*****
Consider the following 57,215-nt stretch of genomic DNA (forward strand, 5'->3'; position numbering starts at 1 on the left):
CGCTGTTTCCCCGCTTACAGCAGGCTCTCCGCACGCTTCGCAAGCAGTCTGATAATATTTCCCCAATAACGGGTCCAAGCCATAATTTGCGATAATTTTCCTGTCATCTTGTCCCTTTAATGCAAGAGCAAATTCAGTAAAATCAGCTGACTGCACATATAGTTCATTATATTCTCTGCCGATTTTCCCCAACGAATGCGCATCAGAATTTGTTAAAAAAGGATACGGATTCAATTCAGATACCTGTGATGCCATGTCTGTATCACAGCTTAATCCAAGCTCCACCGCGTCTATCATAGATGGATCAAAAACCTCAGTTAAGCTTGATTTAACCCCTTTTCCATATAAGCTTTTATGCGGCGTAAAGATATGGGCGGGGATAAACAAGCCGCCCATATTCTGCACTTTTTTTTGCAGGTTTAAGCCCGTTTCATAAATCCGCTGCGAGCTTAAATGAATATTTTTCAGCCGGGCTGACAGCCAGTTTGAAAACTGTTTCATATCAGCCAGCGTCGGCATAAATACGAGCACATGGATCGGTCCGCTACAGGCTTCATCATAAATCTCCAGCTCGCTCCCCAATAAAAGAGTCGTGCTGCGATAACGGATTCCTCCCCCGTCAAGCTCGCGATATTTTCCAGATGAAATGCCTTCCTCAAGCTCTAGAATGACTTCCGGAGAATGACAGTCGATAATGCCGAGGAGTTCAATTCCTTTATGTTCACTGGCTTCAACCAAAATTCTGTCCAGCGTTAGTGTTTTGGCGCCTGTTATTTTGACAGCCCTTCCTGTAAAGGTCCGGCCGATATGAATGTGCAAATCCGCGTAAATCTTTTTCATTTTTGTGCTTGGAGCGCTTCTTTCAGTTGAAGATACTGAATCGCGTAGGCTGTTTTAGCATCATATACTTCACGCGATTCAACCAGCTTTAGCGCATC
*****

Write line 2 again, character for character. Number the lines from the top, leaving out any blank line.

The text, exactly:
CGCTGTTTCCCCGCTTACAGCAGGCTCTCCGCACGCTTCGCAAGCAGTCTGATAATATTTCCCCAATAACGGGTCCAAGCCATAATTTGCGATAATTTTCCTGTCATCTTGTCCCTTTAATGCAAGAGCAAATTCAGTAAAATCAGCTGACTGCACATATAGTTCATTATATTCTCTGCCGATTTTCCCCAACGAATGCGCATCAGAATTTGTTAAAAAAGGATACGGATTCAATTCAGATACCTGTGATGCCATGTCTGTATCACAGCTTAATCCAAGCTCCACCGCGTCTATCATAGATGGATCAAAAACCTCAGTTAAGCTTGATTTAACCCCTTTTCCATATAAGCTTTTATGCGGCGTAAAGATATGGGCGGGGATAAACAAGCCGCCCATATTCTGCACTTTTTTTTGCAGGTTTAAGCCCGTTTCATAAATCCGCTGCGAGCTTAAATGAATATTTTTCAGCCGGGCTGACAGCCAGTTTGAAAACTGTTTCATATCAGCCAGCGTCGGCATAAATACGAGCACATGGATCGGTCCGCTACAGGCTTCATCATAAATCTCCAGCTCGCTCCCCAATAAAAGAGTCGTGCTGCGATAACGGATTCCTCCCCCGTCAAGCTCGCGATATTTTCCAGATGAAATGCCTTCCTCAAGCTCTAGAATGACTTCCGGAGAATGACAGTCGATAATGCCGAGGAGTTCAATTCCTTTATGTTCACTGGCTTCAACCAAAATTCTGTCCAGCGTTAGTGTTTTGGCGCCTGTTATTTTGACAGCCCTTCCTGTAAAGGTCCGGCCGATATGAATGTGCAAATCCGCGTAAATCTTTTTCATTTTTGTGCTTGGAGCGCTTCTTTCAGTTGAAGATACTGAATCGCGTAGGCTGTTTTAGCATCATATACTTCACGCGATTCAACCAGCTTTAGCGCATC